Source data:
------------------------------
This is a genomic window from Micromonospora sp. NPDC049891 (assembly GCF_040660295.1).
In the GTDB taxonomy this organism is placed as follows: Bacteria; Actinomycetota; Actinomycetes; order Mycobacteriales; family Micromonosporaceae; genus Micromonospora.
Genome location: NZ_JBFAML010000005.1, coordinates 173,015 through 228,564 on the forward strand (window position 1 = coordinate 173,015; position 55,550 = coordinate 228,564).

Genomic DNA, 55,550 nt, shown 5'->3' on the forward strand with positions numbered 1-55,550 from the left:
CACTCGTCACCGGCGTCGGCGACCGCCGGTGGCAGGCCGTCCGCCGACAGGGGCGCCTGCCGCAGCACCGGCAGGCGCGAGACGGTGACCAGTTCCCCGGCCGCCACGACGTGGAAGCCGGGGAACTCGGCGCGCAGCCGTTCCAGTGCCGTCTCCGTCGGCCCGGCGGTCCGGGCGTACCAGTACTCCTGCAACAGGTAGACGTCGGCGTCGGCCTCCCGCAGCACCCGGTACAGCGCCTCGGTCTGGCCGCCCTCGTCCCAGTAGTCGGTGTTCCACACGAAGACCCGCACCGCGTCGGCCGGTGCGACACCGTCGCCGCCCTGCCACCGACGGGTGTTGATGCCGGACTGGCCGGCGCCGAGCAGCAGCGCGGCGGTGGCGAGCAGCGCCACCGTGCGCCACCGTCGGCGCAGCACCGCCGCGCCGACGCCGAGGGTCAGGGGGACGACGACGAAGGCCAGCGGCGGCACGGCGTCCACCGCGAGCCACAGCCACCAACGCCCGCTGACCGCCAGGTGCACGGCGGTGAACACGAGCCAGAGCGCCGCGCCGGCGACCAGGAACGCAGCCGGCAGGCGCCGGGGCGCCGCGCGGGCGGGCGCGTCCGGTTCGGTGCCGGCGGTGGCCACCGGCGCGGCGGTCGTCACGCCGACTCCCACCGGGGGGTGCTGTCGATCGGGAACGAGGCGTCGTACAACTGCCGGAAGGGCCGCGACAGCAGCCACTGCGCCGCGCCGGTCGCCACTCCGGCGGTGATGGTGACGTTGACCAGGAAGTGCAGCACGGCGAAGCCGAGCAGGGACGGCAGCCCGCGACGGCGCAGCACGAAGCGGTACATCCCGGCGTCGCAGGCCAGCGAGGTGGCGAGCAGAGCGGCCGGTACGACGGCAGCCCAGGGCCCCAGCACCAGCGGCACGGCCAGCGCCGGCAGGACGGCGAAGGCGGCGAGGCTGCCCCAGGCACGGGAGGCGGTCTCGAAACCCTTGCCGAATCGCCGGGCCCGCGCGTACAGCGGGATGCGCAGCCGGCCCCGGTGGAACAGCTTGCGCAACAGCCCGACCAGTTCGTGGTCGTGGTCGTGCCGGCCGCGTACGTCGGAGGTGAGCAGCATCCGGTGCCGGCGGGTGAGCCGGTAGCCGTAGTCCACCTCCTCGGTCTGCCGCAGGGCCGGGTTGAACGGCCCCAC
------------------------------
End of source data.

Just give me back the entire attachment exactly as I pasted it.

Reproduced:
This is a genomic window from Micromonospora sp. NPDC049891 (assembly GCF_040660295.1).
In the GTDB taxonomy this organism is placed as follows: Bacteria; Actinomycetota; Actinomycetes; order Mycobacteriales; family Micromonosporaceae; genus Micromonospora.
Genome location: NZ_JBFAML010000005.1, coordinates 173,015 through 228,564 on the forward strand (window position 1 = coordinate 173,015; position 55,550 = coordinate 228,564).

Genomic DNA, 55,550 nt, shown 5'->3' on the forward strand with positions numbered 1-55,550 from the left:
CACTCGTCACCGGCGTCGGCGACCGCCGGTGGCAGGCCGTCCGCCGACAGGGGCGCCTGCCGCAGCACCGGCAGGCGCGAGACGGTGACCAGTTCCCCGGCCGCCACGACGTGGAAGCCGGGGAACTCGGCGCGCAGCCGTTCCAGTGCCGTCTCCGTCGGCCCGGCGGTCCGGGCGTACCAGTACTCCTGCAACAGGTAGACGTCGGCGTCGGCCTCCCGCAGCACCCGGTACAGCGCCTCGGTCTGGCCGCCCTCGTCCCAGTAGTCGGTGTTCCACACGAAGACCCGCACCGCGTCGGCCGGTGCGACACCGTCGCCGCCCTGCCACCGACGGGTGTTGATGCCGGACTGGCCGGCGCCGAGCAGCAGCGCGGCGGTGGCGAGCAGCGCCACCGTGCGCCACCGTCGGCGCAGCACCGCCGCGCCGACGCCGAGGGTCAGGGGGACGACGACGAAGGCCAGCGGCGGCACGGCGTCCACCGCGAGCCACAGCCACCAACGCCCGCTGACCGCCAGGTGCACGGCGGTGAACACGAGCCAGAGCGCCGCGCCGGCGACCAGGAACGCAGCCGGCAGGCGCCGGGGCGCCGCGCGGGCGGGCGCGTCCGGTTCGGTGCCGGCGGTGGCCACCGGCGCGGCGGTCGTCACGCCGACTCCCACCGGGGGGTGCTGTCGATCGGGAACGAGGCGTCGTACAACTGCCGGAAGGGCCGCGACAGCAGCCACTGCGCCGCGCCGGTCGCCACTCCGGCGGTGATGGTGACGTTGACCAGGAAGTGCAGCACGGCGAAGCCGAGCAGGGACGGCAGCCCGCGACGGCGCAGCACGAAGCGGTACATCCCGGCGTCGCAGGCCAGCGAGGTGGCGAGCAGAGCGGCCGGTACGACGGCAGCCCAGGGCCCCAGCACCAGCGGCACGGCCAGCGCCGGCAGGACGGCGAAGGCGGCGAGGCTGCCCCAGGCACGGGAGGCGGTCTCGAAACCCTTGCCGAATCGCCGGGCCCGCGCGTACAGCGGGATGCGCAGCCGGCCCCGGTGGAACAGCTTGCGCAACAGCCCGACCAGTTCGTGGTCGTGGTCGTGCCGGCCGCGTACGTCGGAGGTGAGCAGCATCCGGTGCCGGCGGGTGAGCCGGTAGCCGTAGTCCACCTCCTCGGTCTGCCGCAGGGCCGGGTTGAACGGCCCCAC